"Prior to the event, every time I brought up the topic of a transition plan with my parents, my dad would get uncomfortable and change the subject. It was kind of taboo," Johnson explains. "After we learned about the tax ramifications of not having a plan, we shared those with Dad and he was open to a discussion."
More discussions and official paperwork followed. "We had our succession plan set up and some wills drawn up in case something happened," Johnson says. "It was a good thing too, because my dad passed away this July of cancer. I'm glad we had those talks out of the way, and out in the open with the family ahead of time, so we didn't have to worry."
As we reflect on the women who raised us this Mother's Day, South Dakota Farmers Union would like to celebrate the many women who support the state's No. 1 industry - farm and ranch moms!
by Lura Roti for SDFU
"It's such a short time in their life and yours when you get to be with your kids and have an influence in their life. It feels like you blink and they are grown."
Karli McCance, Dallas, South Dakota, farm wife, and small business owner, mother of three, exchange mom to three
The more the merrier" would be a good phrase to describe Karli McCance's take on children.
"The more kids around the better," McCance says. She explains that when her mostly grown children were young, many of their friends would want to spend time out in the country so, there were always a lot of kids hanging out on the family's Dallas farm.
In fact, for several years, the McCance family welcomed exchange students through Education First. "Hosting an exchange student gives you a bond from across the world and brings other cultures into your home - we have gained several family members for life," says McCance, who serves as the local exchange coordinator, helping place students from other countries with families in their community.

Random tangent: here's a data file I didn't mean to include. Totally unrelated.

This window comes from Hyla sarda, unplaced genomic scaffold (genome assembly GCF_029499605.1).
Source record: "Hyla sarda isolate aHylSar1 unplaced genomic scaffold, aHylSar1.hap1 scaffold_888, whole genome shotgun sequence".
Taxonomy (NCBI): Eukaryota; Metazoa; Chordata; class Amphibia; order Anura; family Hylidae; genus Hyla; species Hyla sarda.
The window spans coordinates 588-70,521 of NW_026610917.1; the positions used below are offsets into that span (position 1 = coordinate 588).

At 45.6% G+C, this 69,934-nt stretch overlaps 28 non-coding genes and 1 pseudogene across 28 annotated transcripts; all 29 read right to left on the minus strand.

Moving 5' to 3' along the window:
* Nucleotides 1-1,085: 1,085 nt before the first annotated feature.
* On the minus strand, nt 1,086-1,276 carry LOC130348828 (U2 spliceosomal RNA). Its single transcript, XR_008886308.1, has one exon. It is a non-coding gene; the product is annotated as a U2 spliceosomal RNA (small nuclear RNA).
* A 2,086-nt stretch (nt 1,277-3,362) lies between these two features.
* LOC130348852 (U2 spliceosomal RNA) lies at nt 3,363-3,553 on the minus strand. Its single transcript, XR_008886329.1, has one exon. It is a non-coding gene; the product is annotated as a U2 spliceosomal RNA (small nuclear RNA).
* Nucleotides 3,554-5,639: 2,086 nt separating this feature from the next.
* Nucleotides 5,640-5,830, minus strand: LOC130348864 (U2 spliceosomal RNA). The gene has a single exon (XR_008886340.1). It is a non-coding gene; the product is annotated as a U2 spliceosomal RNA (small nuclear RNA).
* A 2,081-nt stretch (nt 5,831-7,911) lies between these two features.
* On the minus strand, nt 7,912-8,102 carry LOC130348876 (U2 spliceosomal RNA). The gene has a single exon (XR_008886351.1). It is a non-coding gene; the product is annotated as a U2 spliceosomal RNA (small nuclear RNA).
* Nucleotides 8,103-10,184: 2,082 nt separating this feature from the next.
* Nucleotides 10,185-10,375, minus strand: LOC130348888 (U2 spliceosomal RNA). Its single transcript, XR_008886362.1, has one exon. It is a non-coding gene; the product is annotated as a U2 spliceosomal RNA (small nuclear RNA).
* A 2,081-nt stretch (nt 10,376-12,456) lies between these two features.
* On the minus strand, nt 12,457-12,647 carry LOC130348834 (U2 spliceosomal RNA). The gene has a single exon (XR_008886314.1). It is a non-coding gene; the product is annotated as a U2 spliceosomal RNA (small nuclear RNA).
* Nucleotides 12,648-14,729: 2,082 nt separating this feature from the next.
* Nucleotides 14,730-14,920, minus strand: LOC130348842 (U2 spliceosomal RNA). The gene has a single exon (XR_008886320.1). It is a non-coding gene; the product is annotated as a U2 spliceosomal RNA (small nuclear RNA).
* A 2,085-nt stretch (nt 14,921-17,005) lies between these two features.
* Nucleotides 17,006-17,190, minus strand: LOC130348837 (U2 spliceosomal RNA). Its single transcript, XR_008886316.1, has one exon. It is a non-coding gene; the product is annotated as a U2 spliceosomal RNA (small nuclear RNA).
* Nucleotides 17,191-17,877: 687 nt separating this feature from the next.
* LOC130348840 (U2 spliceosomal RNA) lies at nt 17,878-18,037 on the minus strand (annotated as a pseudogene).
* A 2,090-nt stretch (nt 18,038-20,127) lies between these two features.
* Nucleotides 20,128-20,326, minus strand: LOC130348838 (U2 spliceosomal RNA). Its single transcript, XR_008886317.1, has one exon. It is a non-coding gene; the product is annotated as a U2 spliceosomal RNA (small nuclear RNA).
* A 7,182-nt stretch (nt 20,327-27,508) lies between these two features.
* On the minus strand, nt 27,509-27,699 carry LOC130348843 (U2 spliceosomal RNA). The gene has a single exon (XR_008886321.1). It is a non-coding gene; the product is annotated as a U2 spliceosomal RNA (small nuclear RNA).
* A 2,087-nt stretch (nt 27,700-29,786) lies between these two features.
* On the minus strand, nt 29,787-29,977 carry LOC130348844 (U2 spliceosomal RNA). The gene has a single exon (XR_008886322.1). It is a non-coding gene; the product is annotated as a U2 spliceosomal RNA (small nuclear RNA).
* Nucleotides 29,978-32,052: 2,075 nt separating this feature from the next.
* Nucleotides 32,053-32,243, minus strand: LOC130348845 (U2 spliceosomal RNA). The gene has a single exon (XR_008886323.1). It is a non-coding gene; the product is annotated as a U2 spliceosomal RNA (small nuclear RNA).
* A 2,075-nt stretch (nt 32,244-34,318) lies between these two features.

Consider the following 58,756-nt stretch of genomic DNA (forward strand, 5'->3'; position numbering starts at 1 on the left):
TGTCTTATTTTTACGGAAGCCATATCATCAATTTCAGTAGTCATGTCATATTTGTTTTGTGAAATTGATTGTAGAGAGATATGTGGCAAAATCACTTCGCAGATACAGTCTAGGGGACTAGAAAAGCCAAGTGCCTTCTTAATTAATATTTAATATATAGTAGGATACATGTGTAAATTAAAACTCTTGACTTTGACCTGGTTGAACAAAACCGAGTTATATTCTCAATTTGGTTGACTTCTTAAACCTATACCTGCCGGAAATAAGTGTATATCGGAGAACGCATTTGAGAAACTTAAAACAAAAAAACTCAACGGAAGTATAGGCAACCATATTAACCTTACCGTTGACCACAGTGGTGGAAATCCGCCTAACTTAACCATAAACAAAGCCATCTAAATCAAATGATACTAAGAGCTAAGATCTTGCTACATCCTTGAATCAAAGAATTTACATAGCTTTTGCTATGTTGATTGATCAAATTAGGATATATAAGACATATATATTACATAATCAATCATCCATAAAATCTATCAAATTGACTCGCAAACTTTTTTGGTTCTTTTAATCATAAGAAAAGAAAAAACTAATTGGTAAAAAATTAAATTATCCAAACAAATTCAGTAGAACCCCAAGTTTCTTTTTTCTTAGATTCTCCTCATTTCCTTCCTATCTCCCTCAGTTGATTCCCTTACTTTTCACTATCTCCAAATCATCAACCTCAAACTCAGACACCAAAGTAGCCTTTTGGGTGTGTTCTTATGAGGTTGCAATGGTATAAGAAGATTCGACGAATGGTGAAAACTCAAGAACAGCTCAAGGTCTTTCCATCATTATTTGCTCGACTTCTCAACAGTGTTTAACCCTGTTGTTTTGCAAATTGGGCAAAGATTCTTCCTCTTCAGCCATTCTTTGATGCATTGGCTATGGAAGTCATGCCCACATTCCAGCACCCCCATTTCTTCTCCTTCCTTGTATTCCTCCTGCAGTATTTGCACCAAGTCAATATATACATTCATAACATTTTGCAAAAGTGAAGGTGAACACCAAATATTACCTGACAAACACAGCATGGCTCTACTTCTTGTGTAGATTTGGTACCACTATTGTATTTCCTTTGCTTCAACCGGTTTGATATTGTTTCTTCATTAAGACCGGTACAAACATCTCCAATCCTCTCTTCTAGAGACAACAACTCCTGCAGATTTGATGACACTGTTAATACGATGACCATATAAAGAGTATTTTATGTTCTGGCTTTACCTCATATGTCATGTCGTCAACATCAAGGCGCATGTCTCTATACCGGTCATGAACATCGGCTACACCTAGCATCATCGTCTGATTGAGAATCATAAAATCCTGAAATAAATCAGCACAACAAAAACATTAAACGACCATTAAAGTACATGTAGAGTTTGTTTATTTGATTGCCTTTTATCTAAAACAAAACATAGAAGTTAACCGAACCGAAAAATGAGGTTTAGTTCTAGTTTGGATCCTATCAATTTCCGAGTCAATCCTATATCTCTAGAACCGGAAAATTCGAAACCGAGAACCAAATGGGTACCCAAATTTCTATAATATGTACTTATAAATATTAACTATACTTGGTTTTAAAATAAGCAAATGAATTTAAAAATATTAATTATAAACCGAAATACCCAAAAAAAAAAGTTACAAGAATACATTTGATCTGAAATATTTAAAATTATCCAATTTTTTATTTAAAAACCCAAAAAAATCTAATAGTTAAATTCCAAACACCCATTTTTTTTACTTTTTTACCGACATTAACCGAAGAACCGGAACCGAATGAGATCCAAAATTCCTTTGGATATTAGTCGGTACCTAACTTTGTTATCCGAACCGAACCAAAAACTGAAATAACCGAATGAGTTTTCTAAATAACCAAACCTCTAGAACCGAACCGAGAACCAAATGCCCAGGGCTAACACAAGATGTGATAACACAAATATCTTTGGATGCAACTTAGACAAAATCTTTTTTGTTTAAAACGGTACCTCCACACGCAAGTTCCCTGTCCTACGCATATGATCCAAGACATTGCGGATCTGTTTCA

Column by Doug Sombke, President of S.D. Farmers Union
As South Dakota family farmers and ranchers we work each day to feed the families of millions of Americans. And yet, when I review our current Farm Bill, I am disappointed because it does not provide the protections we need to ensure that in disaster we are able to earn enough to feed our own families.
Although many throughout the agriculture industry agree, some are afraid to say anything because they don't want changes to the current Farm Bill to take away what minimal protections are in place.
I call on all of us to EXPECT MORE OF OUR ELECTED OFFICIALS. Agriculture is South Dakota's No. 1 industry and critical to our nation's national security. South Dakota Farmers Union, together with National Farmers Union calls upon our elected officials to create a Farm Bill that supports the population it is intended to serve.
First, I ask Representative Kristi Noem to VOTE NO on the House farm bill in its current form. Please work to change the Farm Bill to better serve South Dakota's family farmers and ranchers.
Together with Noem, I also call on South Dakota's Sens. Mike Rounds and John Thune to encourage changes to the farm bill so that it does the following:
By Lura Roti for South Dakota Farmers Union
Kristen Gonsoir's first horse was a small, naughty pony a neighbor offloaded for the horse-crazed 5-year-old to love. When its cantankerous nature didn't deter their daughter's affection, Kristen's parents bought her the real deal - a mare named Cinnamon.
Kristen trained Cinnamon for 4-H reining competitions and by the time she was 12, the bourgeoning horsewoman was ready to try her hand at horse breeding.
"I insisted my parents take me to a special equine reproduction clinic at SDSU. Here I was, not quite a teen, in a room full of adults. I took notes and asked questions," recalls the AQHA Professional Horseman, AQHA Specialized Judge, POAc Judge and Quarter Horse breeder.
Her parents helped her locate a stallion and Kristen found her calling.
"I have always loved horses, but it's the breeding that is my favorite part because it's the science aspect combined with horse aspect," explains the high school chemistry instructor and young grandma, who enjoys sharing her first love with her greatest love - her family - husband, Tim, son, Stan, 29, his wife, Madeleine, and grandson, Dayton, 2, and daughter, Joellen Miller, 22, and her husband, Jordan. "It was fun family time together, whether it's riding together or we're going to a horse show or rodeo."
To read more, click here